McDonald was replaced as captain by W. Wild, who sailed on the fourth voyage, taking 95 days from Liverpool to Australia and 85 days for the return trip. He was replaced by Captain Clarke for the fifth voyage to Australia, taking a total of 167 days, round-trip. The fifth voyage transported 520 emigrants to Australia and returned with 125,000 ounces of gold. It has been asserted, "One in every twenty Australians can trace his or her roots to Marco Polo." In total, Marco Polo made roughly 25 round trip voyages to Australia and averaged between 80 and 90 days each way. The clipper made her final Melbourne to Liverpool voyage in 76 days, beating the passenger steamship SS Great Britain by 8 days. In 1867, Marco Polo failed the passenger survey and was returned to service as a cargo ship.
During the England to Australia runs, Marco Polo suffered two near mutinies. The first occurred in October 1854 after the captain beat the third mate, attacked another member of the crew and challenged all on board to a fight. 17 members of the crew deserted and the same night, the captain fired his cannon off in the port. The third mate complained to the police and the captain was fined £180. The second near mutiny took place on September 17, 1863 when some of the crew broke into the store and raided the alcohol. Some of the crew were found drunk in the morning and during the captain's investigation of the matter, the captain was challenged by the crew. In the end all use of alcohol was prohibited aboard the ship except by married persons.
On December 6, 1855, the clipper parted her tow rope while leaving the Mersey, collided with the barque Glasgow and ran aground. Marco Polo became unstuck without significant damage and sailed for Melbourne, Victoria on December 7. She made another trip to Melbourne in 1856. On March 4, 1861 Marco Polo collided with an iceberg north of Cape Horn, her bowsprit lost, her bow and foremast damaged. The clipper arrived in Valparaiso leaking badly on May 2. After repairs the clipper continued to Liverpool where she arrived on May 22, 183 days after leaving Melbourne.
The clipper remained in passenger service until 1867. In 1867, Marco Polo was converted back to cargo use. During her career as a cargo ship, the vessel carried guano, coal and timber and visited ports from Aden to Rio de Janeiro and around the Mediterranean Sea. In 1871, James Baines and Co. sold the vessel to Wilson and Blair of South Shields, England and used in the coal and timber trade. The vessel was altered in 1874 to a barque rig and her wooden masts were removed and the clipper was fitted with an iron mast and the yards were shortened by 12 feet (3.7 m). In the 1870s, Marco Polo waited at Callao for over 18 months for a load of guano. This was due to a dispute between the Guano Shipping Association and British shipping underwriters. In the early 1880s, the vessel's hull was deteriorating so to strengthen it, chains were wrapped around it and a windmill-driven pump was installed to counter increasing leakage. In 1881, Marco Polo was purchased by Bell and Lawes of South Shields and in 1882, the ownership was transferred to Captain A. Bull of Christiana. On June 27 a fire broke out while in port at Quebec with little damage. On July 19, 1883 Marco Polo departed Montmorency, Quebec for Europe with a load of timber. On July 22, the clipper encountered a gale and began to take on water. The pumps were unable to keep up with the leakage and Captain Bull ran the ship aground off Cavendish, Prince Edward Island.
After Marco Polo went aground, her masts were cut down to prevent the wind from blowing Marco Polo further onshore. The cargo was sold off to parties from Saint John. The timber had swollen so much that it was necessary to cut through the vessel's beams to retrieve them. In August 1883, a strong storm caused the vessel to break up along the coast.
Wreck and reconstruction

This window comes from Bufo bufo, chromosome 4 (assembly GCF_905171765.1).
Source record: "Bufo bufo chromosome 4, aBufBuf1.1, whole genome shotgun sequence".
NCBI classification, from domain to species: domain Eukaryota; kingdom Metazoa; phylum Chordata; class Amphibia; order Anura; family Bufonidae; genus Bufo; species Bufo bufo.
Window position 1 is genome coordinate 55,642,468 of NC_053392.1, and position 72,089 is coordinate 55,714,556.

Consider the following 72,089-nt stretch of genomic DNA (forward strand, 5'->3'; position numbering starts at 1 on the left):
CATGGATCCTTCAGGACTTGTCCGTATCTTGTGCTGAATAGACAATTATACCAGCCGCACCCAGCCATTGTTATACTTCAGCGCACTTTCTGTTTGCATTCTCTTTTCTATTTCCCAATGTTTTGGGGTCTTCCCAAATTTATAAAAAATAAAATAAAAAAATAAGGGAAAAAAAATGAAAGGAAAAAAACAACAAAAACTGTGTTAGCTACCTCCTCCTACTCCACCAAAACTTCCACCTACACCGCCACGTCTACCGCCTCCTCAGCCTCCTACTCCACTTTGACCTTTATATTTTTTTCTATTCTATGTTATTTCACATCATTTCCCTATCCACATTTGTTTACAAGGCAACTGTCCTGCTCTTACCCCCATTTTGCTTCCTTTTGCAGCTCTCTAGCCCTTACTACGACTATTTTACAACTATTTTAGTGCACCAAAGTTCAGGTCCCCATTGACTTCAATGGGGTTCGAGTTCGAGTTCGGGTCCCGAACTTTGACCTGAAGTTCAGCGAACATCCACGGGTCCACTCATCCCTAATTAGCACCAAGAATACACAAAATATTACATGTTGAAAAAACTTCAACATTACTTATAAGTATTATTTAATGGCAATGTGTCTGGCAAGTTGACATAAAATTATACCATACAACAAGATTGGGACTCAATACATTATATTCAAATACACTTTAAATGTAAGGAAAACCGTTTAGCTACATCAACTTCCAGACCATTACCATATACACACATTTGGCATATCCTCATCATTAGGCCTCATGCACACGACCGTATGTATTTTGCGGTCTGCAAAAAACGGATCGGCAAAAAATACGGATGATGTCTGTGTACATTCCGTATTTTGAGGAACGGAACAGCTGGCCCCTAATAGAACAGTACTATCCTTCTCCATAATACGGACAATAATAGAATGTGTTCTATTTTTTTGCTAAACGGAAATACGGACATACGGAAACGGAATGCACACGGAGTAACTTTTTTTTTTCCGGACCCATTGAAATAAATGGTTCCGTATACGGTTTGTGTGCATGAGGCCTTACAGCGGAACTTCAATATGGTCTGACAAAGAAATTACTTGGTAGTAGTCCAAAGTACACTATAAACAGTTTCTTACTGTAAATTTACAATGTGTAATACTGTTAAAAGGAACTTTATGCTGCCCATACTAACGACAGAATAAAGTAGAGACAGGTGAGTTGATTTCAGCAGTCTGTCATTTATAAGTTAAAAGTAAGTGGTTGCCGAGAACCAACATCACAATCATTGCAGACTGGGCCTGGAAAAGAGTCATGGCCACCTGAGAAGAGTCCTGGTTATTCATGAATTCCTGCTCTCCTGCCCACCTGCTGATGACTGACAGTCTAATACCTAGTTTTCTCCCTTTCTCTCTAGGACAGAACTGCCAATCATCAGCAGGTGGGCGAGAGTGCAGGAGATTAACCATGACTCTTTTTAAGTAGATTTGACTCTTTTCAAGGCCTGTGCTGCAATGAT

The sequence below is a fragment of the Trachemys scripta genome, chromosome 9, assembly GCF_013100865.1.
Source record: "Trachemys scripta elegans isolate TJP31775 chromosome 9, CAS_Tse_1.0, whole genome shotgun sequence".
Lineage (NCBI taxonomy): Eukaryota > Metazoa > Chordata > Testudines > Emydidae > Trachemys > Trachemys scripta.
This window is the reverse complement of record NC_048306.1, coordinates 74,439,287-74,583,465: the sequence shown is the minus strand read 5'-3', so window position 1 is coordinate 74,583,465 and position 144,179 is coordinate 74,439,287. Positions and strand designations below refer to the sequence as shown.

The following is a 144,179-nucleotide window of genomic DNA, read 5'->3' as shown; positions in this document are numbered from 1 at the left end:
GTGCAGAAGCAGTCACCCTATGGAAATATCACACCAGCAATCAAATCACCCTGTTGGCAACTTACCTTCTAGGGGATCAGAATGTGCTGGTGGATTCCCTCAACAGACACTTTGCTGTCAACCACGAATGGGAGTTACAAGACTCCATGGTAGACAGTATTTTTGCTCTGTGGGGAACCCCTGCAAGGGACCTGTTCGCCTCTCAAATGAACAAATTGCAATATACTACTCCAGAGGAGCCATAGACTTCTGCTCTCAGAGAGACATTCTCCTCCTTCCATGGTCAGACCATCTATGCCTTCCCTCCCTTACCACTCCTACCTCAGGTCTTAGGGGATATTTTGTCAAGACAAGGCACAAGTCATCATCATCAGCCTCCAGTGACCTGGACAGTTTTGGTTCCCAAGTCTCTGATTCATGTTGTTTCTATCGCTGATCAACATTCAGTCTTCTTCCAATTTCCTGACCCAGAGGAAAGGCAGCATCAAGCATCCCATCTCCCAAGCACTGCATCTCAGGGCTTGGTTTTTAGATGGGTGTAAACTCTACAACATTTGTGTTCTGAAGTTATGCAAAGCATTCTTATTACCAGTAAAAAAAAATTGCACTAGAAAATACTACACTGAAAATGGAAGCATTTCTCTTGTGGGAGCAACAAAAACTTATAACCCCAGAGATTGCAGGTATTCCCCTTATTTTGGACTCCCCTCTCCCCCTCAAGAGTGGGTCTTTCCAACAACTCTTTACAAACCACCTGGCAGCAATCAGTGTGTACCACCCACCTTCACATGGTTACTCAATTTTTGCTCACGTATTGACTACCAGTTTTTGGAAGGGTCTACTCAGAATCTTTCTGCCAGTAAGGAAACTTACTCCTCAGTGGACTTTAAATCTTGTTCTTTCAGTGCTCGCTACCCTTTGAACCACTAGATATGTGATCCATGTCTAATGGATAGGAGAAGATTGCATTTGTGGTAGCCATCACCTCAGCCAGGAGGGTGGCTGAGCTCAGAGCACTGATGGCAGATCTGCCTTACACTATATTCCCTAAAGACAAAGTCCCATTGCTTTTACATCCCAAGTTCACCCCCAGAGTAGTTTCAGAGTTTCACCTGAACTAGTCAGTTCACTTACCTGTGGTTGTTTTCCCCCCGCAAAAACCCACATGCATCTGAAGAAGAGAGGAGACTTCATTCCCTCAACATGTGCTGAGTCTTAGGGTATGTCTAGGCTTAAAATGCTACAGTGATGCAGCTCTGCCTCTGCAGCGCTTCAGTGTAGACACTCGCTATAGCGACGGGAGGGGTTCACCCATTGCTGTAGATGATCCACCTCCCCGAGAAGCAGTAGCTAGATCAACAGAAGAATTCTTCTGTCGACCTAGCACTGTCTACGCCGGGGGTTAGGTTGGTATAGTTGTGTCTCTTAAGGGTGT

The wreck site is in the waters immediately offshore from Prince Edward Island National Park and is considered a National Historic Site. A ship portrait and many artifacts from the ship are on display at the New Brunswick Museum in Saint John, New Brunswick. Another ship portrait is displayed at the Yarmouth County Museum & Archives in Yarmouth, Nova Scotia. The original half-model of Marco Polo now lies in the Mariners' Museum in Newport News, Virginia.
A 28-foot (9 m) replica, named Marco Polo II, was constructed in Saint John over 30 years at the cost of over $50,000. The replica was located within the Port of Saint John in 2015. The replica was built by its creator, Barry Ogden, out of civic pride.
In popular culture
- Marco Polo, Queen of the Seas, a film by the National Film Board of Canada
- The Marco Polo suite by composer Jim Stewart
- Marco Polo, a sea shanty by British folk band The Spinners
- The Wreck of the Marco Polo, a short story by author Lucy Maud Montgomery
- Bruzelius, Lars (September 7, 1999). "Sailing Ships: Marco Polo (1851)". The Maritime History Virtual Archives. Retrieved March 31, 2010.
- Bruzelius, Lars (September 7, 1999). "Sailing Ships "Marco Polo"". The Illustrated London News, June 1851. The Maritime History Virtual Archives. Retrieved March 31, 2010.
- Hollenberg, pp. 13–14
- Hollenberg, pp. 24, 71
- Hollenberg, pp. 29, 60, 64, 66
- Hollenberg, p. 60, 64
- Hollenberg, p. 66
- Hollenberg, p. 64
- Hollenberg, pp. 16, 21, 24–26
- Jefferson, p. 54
- Hollenberg, pp. 26–27
- Jefferson, p. 55
- Hollenberg, pp. 27–28
- Hollenberg, p. 32
- Lubbock, p. 32
- Lubbock, p. 34
- Jefferson, p. 60
- Lubbock, p. 35
- Hollenberg, p. 90
- Lubbock, p. 36
- Hollenberg, p. 100
- Hollenberg, p. 1
- Lubbock, p. 37
- Hollenberg, pp. 102–103
- Lubbock, p. 40
- "National Film Board of Canada Video about the Marco Polo". The Marco Polo Project. 2001. Retrieved March 31, 2010.
- Hollenberg, pp. 104–105
- Hollenberg, p. 80
- "Latest Intelligence". The North Wales Chronicle (1500). London. December 8, 1855.
- "Shipping Intelligence". Liverpool Mercury etc. Liverpool. December 8, 1855.
- Lubbock, p. 41
- Hollenberg, pp. 113–114
- Hollenberg, p. 114
- Hollenberg, pp. 116–118
- Hollenberg, pp. 17, 23, 122
- "Marco Polo replica still under wraps at Port Saint John". CBC News. July 22, 2015. Retrieved October 20, 2018.
- Hollenberg, Martin J. (2006). Marco Polo: The Story of the Fastest Clipper. Halifax, Nova Scotia: Nimbus Publishing. ISBN 1-55109-565-3.
- Jefferson, Sam (2014). Clipper Ships and the Golden Age of Sail: Races and Rivalries on the Nineteenth Century High Seas. London: Bloomsbury Publishing. ISBN 978-1-4729-0028-9.
- Lubbock, Basil (1921). The Colonial Clippers (Second ed.). Glasgow, Scotland: J. Brown & Son. OCLC 560917332.
|Wikimedia Commons has media related to Marco Polo (ship, 1852).|
- Marco Polo, Queen of the Seas
- The Marco Polo Suite, a song composed by Jim Stewart
- “The Wreck of the Marco Polo”, a short story by Lucy Maud Montgomery
- The Marco Polo Project